- From the start, Eleanor struggled with her relationship to her mother-in-law as she was controlling. Despite her later admitting to Franklin that she did not like to live in a house which was not in any way hers, little had changed in her relationship with Franklin’s mother. Sara continued to meddle with the couple’s life, even telling her six grandchildren that she was more a mother to them than Eleanor would ever be.
- In 1918, Eleanor found out her husband was having an affair with Lucy Mercer, her social secretary. Though she offered him a divorce, Franklin chose to stay as a divorce would hurt his political career. When Franklin achieved success in politics, Eleanor devoted herself to public service while working for the American Red Cross during World War I. In addition, when Franklin suffered a polio attack in 1921, he relied heavily on Eleanor for physical assistance.
Eleanor Before The White House
- During the 1920 presidential election, Democratic candidate James M. Cox chose Franklin to be his running mate. Eleanor Roosevelt made her first campaign appearances as Franklin toured the country for the campaign. Despite their efforts, however, they were defeated.
- During the onset of Franklin’s polio attack, Eleanor began making public appearances on behalf of her husband. She started working with the Women’s Trade Union League (WTUL) to raise funds in support of the union’s goals. Throughout all these, she became a highly influential leader, winning the support of many people.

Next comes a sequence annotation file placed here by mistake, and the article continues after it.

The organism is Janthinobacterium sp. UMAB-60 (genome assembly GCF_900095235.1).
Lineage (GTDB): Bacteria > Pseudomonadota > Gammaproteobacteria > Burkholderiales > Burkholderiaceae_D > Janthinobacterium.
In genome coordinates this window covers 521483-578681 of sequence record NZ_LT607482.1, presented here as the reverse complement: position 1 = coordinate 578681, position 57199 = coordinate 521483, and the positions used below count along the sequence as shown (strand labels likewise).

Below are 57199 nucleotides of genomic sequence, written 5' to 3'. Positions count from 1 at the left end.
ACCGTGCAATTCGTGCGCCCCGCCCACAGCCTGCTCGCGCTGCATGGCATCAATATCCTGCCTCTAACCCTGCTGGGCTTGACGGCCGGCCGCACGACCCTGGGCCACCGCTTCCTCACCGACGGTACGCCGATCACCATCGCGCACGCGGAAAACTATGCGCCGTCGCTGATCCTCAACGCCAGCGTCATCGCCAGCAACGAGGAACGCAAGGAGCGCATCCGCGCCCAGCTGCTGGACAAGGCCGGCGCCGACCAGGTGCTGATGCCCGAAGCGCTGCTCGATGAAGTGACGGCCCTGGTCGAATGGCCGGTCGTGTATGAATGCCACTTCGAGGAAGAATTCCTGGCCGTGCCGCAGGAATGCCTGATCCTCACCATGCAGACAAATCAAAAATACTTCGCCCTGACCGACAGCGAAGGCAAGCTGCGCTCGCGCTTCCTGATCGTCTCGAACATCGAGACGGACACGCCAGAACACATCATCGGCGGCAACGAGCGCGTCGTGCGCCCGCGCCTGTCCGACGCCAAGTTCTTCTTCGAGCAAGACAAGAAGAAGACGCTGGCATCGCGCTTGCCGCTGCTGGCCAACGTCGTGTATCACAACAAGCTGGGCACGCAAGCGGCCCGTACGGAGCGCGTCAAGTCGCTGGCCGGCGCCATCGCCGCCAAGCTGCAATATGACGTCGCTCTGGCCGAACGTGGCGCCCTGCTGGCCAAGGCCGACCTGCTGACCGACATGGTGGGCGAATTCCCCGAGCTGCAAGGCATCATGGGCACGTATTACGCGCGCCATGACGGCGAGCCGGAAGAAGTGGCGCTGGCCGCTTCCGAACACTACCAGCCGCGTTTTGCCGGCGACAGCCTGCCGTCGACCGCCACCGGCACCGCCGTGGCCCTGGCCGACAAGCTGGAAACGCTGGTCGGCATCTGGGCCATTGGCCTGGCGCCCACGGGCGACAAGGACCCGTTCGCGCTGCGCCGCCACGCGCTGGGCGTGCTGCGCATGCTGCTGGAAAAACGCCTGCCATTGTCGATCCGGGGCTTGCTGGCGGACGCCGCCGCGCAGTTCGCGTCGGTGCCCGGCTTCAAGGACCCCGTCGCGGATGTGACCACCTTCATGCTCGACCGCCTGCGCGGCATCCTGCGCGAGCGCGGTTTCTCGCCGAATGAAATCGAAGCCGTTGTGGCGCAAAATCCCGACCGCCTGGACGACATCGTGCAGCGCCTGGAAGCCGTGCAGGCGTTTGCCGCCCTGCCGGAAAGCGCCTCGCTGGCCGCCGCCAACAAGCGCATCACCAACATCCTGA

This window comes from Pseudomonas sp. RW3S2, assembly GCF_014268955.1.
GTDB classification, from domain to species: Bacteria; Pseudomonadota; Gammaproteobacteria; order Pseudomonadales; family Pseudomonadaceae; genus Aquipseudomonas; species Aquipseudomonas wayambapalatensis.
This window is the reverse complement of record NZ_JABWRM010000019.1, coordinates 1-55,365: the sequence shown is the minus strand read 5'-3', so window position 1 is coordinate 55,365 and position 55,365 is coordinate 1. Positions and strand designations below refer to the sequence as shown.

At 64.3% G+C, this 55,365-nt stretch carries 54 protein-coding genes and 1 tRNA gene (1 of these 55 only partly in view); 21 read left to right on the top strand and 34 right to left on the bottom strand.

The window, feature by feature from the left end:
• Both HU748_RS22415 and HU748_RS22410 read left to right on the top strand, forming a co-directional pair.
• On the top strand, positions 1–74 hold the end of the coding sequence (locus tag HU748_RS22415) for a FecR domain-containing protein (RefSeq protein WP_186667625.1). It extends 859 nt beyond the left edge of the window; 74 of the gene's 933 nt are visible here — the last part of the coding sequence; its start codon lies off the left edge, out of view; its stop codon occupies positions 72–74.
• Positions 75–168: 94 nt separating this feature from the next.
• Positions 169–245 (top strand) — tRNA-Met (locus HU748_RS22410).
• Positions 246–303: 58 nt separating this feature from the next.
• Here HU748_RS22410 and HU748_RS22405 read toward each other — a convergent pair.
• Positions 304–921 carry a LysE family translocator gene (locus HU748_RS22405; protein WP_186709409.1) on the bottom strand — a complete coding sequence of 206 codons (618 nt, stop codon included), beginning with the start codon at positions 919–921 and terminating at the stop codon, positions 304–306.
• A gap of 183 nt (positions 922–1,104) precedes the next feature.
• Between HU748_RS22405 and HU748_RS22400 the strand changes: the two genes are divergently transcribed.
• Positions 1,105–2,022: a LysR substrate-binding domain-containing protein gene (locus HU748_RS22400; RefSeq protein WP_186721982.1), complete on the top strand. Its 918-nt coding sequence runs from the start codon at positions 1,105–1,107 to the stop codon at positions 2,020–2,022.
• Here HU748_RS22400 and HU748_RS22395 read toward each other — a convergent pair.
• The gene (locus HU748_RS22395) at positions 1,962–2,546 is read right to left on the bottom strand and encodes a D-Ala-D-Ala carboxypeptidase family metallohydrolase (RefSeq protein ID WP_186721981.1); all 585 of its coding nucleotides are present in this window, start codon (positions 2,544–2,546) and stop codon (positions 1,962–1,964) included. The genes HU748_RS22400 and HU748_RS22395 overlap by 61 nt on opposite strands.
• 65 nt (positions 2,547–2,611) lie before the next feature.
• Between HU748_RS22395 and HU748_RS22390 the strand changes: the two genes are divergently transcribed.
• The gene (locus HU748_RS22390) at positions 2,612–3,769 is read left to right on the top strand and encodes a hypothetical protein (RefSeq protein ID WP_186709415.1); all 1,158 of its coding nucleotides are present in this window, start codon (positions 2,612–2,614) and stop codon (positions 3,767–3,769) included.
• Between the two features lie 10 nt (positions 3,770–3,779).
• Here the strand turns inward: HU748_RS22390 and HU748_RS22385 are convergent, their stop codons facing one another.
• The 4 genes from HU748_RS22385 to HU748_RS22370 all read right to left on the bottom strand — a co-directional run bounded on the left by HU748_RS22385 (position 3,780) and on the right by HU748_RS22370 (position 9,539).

- Eleanor also campaigned for Democrat Alfred E. Smith in 1924 where he won as governor of New York State against Eleanor’s first cousin Theodore Roosevelt Jr. By 1928, she was promoting Smith’s presidential candidacy as well as Franklin’s candidacy for governor of New York. Despite Smith losing, Franklin won and they moved into the governor’s mansion. Eleanor, fully committed to support her husband, traveled widely in the state on behalf of Franklin.
- In 1927, Eleanor and her friends Marion Dickerman and Nancy Cook bought the Todhunter School for Girls where she taught upper-level courses. Moreover, they (with the addition of Caroline O’Day) also established the Val-Kill Industries to provide supplemental income for local farming families. Eventually, in order to commemorate her life and work as an outstanding woman in American history, the surrounding property of the Val-Kill Industries was designated as the Eleanor Roosevelt National Historic site.
First Lady Of The United States
- Eleanor Roosevelt became the First Lady of the US when her husband Franklin was inaugurated on 4 March 1933.
- She was reluctant and depressed at having to assume the role as First Lady, however, with the support from Louis Howe and Lorena Hickok, she set out to redefine the position from a conventional role of social hostess to that of a more visible and active participant in the Roosevelt administration. She was the first ‘First Lady’ to hold regular press conferences and the first to speak at a national party convention.
- In her twelve years in the White House, she frequently travelled to make personal appearances at labour meetings to assure those workers who have suffered during the Great Depression era that the White House was mindful of their predicament.
- In early 1933, she went to visit the protest group of World War I veterans called ‘Bonus Army’ that sought for their veteran bonus certificates to be awarded early. During World War II, she traveled abroad to visit US troops.
- Aside from being an advocate for American workers, the poor, women, and young people, she also devoted herself to civil rights for African-Americans. She supported the civil rights movement and the anti-lynching bill, causing a bad relationship with white supremacist groups.